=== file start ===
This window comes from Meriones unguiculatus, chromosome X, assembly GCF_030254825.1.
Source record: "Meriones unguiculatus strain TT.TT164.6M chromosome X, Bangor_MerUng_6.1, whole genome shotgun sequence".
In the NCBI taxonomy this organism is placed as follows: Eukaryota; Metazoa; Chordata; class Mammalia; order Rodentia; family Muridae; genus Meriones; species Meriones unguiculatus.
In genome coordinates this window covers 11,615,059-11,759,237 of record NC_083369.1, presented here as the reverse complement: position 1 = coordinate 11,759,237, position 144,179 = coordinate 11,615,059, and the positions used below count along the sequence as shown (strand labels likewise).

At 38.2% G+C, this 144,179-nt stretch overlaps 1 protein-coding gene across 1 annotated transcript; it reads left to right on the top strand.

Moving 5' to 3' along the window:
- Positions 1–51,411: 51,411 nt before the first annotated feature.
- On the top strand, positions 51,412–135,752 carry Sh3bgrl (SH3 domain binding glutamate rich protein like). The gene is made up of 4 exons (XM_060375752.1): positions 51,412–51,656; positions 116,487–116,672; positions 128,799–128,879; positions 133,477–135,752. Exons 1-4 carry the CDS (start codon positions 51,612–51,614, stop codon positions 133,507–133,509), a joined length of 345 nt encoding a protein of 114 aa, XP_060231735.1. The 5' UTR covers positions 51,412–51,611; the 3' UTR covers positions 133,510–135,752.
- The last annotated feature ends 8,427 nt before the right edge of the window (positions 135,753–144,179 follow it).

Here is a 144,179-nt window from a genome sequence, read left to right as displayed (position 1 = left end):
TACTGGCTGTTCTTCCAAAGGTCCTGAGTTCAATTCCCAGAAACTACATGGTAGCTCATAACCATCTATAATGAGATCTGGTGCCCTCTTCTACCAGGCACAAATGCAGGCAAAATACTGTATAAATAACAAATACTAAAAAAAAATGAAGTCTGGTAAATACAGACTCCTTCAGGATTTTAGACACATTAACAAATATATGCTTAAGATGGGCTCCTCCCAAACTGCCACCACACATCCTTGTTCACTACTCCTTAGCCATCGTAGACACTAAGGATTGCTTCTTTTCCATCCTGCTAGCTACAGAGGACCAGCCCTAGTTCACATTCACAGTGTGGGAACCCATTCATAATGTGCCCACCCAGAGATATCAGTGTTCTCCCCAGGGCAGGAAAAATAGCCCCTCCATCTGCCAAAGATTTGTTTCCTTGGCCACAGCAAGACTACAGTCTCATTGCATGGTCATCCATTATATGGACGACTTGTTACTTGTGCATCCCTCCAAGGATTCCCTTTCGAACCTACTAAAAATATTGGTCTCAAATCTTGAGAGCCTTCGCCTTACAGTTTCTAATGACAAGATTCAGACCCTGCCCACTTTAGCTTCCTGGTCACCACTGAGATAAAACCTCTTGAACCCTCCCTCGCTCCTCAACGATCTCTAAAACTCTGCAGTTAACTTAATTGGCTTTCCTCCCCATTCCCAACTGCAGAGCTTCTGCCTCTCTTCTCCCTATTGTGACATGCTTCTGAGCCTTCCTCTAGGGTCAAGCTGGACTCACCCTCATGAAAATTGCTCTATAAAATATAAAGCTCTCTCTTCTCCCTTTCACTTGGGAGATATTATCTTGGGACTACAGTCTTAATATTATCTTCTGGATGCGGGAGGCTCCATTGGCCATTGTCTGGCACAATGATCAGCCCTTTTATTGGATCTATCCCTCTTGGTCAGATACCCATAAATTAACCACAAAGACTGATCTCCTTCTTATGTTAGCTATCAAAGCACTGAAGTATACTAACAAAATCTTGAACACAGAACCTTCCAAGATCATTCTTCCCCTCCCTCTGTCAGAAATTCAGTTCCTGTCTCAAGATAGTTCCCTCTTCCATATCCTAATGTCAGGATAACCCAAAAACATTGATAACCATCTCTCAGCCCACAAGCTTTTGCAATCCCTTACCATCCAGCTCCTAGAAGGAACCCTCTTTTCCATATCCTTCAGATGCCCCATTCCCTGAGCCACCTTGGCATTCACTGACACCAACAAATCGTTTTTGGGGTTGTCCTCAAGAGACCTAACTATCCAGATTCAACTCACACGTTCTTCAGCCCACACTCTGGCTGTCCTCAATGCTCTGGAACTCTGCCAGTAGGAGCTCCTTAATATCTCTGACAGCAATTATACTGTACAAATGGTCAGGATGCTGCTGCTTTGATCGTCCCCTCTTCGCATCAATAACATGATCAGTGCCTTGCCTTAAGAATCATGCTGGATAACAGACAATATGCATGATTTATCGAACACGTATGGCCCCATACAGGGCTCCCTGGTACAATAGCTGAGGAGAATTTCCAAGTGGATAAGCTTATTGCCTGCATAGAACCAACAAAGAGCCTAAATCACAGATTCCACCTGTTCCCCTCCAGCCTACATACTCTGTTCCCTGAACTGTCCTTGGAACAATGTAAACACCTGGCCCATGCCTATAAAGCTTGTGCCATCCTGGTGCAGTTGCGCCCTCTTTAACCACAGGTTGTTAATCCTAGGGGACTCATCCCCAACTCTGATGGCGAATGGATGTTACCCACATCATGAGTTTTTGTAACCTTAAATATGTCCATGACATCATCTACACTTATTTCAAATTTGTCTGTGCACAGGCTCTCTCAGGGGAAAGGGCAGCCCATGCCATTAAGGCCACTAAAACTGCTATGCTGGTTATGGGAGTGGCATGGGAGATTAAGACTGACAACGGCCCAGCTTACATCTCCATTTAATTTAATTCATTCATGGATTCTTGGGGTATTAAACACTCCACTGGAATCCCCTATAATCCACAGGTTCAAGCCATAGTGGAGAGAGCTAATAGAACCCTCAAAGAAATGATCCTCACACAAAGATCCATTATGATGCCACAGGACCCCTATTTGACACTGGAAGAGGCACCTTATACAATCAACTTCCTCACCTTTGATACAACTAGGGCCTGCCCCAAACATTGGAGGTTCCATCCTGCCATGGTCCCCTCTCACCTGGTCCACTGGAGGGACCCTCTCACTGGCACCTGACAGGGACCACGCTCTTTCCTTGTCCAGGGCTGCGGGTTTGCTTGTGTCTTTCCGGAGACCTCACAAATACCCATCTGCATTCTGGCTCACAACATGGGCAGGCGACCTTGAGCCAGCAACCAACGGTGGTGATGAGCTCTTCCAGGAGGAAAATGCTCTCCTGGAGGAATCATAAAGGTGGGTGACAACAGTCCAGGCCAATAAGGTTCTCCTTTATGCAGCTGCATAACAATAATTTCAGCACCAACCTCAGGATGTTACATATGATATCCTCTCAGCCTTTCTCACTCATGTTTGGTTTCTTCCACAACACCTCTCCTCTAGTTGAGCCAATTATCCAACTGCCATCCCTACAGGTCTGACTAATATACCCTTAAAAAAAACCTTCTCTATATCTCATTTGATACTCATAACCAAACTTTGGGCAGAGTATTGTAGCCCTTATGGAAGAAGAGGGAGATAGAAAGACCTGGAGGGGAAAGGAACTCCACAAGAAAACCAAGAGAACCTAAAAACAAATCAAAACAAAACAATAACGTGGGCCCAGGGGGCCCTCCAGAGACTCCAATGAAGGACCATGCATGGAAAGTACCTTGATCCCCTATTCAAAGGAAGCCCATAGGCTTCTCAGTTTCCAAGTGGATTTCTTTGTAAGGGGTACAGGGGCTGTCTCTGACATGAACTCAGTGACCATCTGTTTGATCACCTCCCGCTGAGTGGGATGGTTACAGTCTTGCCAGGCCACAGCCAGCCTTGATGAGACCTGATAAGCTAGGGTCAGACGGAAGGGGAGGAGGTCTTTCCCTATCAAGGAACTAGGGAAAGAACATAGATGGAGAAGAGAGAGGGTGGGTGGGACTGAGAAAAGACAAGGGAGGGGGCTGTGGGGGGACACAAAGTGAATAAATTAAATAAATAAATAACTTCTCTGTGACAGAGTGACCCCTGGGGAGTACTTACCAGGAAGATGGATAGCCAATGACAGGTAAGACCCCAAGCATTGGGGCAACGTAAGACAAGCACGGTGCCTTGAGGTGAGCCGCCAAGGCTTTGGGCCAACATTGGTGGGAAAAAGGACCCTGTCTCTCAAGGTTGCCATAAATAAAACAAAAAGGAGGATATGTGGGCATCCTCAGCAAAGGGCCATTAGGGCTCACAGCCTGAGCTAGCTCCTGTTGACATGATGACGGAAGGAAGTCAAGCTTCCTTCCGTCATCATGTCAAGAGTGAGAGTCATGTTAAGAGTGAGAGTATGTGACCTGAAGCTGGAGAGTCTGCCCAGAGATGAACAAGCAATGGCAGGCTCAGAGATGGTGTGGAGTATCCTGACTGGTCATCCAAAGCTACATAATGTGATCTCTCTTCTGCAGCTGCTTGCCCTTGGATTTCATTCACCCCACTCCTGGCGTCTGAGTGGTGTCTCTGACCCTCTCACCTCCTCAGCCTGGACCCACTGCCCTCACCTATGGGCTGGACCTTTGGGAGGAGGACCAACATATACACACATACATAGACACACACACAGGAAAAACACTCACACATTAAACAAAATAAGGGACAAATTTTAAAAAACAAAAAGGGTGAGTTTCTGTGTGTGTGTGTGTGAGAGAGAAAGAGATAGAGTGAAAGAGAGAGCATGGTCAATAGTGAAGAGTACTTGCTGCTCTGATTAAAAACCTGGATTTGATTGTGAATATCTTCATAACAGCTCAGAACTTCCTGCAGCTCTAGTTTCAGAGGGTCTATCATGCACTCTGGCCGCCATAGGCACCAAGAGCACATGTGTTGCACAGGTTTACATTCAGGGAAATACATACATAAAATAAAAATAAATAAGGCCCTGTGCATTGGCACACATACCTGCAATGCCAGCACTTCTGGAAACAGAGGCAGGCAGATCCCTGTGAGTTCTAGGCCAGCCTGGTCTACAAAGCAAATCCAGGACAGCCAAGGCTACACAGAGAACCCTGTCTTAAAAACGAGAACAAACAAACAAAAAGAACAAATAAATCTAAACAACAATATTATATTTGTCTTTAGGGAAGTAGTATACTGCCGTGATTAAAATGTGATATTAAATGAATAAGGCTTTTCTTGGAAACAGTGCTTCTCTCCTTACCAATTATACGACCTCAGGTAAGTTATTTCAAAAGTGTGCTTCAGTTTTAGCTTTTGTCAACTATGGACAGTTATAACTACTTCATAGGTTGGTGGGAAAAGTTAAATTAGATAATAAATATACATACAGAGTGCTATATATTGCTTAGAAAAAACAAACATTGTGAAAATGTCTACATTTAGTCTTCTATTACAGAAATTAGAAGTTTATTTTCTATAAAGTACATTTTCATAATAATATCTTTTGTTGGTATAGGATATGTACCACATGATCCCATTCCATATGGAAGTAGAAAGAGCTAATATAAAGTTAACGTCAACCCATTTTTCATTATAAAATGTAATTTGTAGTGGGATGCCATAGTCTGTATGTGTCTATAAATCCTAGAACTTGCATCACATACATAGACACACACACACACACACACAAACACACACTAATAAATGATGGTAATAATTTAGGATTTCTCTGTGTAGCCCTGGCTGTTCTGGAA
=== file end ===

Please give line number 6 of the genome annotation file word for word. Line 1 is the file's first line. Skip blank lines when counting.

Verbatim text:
Moving 5' to 3' along the window: